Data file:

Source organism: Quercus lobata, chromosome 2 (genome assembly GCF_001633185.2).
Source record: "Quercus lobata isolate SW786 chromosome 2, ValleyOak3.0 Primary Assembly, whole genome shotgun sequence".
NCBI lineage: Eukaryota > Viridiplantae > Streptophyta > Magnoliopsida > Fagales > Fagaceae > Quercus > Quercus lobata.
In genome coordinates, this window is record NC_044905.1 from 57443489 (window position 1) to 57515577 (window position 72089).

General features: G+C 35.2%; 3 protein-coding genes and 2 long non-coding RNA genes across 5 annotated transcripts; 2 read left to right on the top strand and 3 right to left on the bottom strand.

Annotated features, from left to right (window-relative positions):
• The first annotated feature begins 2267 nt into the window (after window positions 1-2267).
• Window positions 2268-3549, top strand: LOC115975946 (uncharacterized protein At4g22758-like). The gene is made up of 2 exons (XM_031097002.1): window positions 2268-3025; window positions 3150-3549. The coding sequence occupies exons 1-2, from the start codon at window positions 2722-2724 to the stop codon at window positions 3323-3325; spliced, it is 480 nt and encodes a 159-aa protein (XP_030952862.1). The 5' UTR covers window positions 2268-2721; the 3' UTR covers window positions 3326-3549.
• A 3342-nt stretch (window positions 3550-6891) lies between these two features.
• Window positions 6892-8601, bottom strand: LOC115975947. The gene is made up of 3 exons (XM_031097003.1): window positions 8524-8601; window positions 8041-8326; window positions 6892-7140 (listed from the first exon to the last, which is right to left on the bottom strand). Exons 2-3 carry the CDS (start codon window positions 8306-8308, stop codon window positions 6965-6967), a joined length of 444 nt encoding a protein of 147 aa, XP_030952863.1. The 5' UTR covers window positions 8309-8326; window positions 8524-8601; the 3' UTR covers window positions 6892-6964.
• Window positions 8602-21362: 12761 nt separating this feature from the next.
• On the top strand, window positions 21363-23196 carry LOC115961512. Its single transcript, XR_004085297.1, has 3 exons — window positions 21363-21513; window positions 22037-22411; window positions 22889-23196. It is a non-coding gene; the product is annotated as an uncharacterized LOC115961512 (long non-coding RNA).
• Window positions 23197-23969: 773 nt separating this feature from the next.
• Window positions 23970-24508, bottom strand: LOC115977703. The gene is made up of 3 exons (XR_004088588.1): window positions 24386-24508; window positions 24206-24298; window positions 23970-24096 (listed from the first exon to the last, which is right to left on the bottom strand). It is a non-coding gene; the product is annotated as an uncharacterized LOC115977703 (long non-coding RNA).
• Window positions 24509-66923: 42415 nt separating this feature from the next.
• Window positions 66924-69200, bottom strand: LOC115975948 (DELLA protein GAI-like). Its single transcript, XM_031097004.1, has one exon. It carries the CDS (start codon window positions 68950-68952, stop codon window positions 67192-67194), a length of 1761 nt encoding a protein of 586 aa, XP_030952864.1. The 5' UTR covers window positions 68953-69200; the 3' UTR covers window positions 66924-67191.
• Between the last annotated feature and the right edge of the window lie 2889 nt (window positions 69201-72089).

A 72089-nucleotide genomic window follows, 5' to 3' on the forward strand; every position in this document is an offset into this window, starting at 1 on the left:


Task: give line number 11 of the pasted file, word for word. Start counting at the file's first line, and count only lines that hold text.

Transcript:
• Window positions 8602-21362: 12761 nt separating this feature from the next.